Ohio Boy Raises Money to Help Hope, Dog Found by Side of Road

 |  Mar 30th 2007  |   3 Contributions


Hope and Nick Foughty.jpg

Thanks to Kathy Pippig for barking in this sweet story from The Newark Advocate.

After finding Hope, 10-year-old raising money to help dog
By LIZA MARTIN
Advocate Reporter

JACKSONTOWN -- They've given her love, medical treatment, food and a home.

Most importantly, they've given her hope for a new and better life.

Prompted by her eldest son, Nick Foughty, Niki Wright and her boyfriend, Jeff Freeh, recently took in a malnourished, sickly and abandoned dog they found on the side of a Perry County road and named her "Hope."

"I'm a dog lover, and she really likes me," said Nick, who is 10 years old. "When I found out her brothers had been put down, I was really mad, so I said, 'Mom, I want to help.'"


So, with the help of his mother, the Excel Academy fifth-grader printed flyers outlining Hope's story in hopes of raising enough funds to pay for the dog's costly medical expenses. He passed out the flyers to his school mates, family and others.

"When we found Hope, she was in pretty bad shape," Wright said. "She didn't even have the strength to walk."

The family brought 37-pound, 9-month-old Hope to Underwood Animal Hospital. She was treated for a skin infection that caused her to lose most of her hair, making it difficult to ascertain what breed she is. The clinic's staff thinks she is a Great Pyrenees, veterinary assistant Marge Price said.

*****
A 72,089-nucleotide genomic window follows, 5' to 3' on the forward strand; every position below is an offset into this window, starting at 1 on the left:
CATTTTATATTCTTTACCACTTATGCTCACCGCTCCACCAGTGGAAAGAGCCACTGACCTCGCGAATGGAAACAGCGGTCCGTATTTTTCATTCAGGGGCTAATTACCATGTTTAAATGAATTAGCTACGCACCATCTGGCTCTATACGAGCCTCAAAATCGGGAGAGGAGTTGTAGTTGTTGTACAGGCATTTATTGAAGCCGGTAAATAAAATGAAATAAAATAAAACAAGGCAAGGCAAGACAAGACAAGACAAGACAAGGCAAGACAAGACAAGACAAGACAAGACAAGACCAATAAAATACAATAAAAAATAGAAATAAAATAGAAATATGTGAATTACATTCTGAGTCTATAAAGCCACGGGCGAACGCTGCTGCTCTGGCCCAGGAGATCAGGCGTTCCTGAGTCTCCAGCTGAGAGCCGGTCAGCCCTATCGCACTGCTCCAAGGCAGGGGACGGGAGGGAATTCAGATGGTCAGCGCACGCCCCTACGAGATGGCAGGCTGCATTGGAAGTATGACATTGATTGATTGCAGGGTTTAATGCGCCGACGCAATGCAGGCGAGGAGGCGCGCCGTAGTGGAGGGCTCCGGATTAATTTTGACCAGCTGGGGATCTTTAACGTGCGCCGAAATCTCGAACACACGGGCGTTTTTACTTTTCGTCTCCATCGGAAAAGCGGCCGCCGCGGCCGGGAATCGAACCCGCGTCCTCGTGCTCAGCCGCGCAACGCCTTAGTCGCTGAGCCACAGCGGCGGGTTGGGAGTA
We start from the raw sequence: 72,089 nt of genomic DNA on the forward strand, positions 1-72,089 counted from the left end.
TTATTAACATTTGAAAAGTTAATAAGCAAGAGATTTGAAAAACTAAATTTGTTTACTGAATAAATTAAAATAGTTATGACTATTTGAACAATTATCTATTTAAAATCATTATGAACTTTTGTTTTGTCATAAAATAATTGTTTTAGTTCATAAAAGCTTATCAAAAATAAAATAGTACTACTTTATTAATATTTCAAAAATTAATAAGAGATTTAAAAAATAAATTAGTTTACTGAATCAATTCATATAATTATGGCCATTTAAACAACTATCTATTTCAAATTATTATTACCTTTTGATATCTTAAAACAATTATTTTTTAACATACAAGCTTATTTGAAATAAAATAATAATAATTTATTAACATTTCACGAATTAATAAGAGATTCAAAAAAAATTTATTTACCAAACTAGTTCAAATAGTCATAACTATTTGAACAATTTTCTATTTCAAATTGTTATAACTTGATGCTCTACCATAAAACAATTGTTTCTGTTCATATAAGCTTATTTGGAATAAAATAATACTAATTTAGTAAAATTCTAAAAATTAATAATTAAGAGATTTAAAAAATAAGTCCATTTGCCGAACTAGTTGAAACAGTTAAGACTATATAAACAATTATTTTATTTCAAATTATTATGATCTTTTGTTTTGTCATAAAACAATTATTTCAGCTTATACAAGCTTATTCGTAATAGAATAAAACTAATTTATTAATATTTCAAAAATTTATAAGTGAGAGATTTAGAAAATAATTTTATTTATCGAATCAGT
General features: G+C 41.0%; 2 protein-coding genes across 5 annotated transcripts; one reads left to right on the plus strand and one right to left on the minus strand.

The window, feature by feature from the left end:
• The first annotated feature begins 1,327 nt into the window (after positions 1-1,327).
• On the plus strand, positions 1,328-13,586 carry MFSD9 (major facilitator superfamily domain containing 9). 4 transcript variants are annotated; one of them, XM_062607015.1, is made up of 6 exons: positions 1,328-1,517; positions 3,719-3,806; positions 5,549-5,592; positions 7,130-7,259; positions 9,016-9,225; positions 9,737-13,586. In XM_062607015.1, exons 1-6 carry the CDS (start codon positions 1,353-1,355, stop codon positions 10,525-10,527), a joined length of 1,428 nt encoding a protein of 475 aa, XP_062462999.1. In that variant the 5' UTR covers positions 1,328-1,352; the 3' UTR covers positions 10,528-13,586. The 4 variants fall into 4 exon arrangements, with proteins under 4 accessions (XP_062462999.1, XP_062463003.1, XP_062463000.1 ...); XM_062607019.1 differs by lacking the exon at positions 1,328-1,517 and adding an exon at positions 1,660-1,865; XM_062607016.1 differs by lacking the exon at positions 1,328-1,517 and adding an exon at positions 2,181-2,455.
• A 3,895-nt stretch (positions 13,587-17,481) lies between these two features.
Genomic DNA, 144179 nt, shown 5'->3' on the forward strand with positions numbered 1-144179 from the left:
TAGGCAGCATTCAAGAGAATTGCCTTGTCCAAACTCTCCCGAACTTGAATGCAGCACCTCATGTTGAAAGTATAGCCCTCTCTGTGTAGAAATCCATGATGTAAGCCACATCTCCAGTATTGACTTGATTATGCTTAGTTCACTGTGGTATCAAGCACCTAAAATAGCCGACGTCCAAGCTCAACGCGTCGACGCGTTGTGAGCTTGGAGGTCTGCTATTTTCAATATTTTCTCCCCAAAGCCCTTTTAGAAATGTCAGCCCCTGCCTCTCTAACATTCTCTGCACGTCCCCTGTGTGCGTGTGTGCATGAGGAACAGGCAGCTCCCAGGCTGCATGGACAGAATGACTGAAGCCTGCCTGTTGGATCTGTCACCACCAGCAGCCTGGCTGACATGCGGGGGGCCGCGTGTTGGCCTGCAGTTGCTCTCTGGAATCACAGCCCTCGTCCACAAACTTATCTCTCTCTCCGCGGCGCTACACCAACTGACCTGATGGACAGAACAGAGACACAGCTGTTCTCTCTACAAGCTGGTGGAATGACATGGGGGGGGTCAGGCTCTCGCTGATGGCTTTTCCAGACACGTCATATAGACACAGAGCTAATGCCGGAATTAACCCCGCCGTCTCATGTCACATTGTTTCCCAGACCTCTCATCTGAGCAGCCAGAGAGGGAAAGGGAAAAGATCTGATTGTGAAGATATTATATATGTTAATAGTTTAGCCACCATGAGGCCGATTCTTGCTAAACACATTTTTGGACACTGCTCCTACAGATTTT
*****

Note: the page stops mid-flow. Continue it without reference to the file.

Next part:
"This dog has had a poor diet and had been abused," she said, "This family has really taken this dog in and given it a home."

Hope joins a family with a soft spot for abandoned animals. They already own six cats that were rescued or adopted from local animal shelters.

"It's been hard because it's already a full house," Wright said. "We have three kids, six cats and we've never had a dog before."

Because of her severe skin infection, Hope's medical expenses are vast and costly. She requires a special shampoo to treat the infection as well as several antibiotics and follow-up visits to the vet.

"She's doing a lot better now, but she's still got a ways to go," Freeh said.

Nick said Hope quickly is becoming his best friend and that he enjoys feeding her, bathing her, playing with her and brushing what hair she does have. He said he's in the process of making her a basket to keep her toys.

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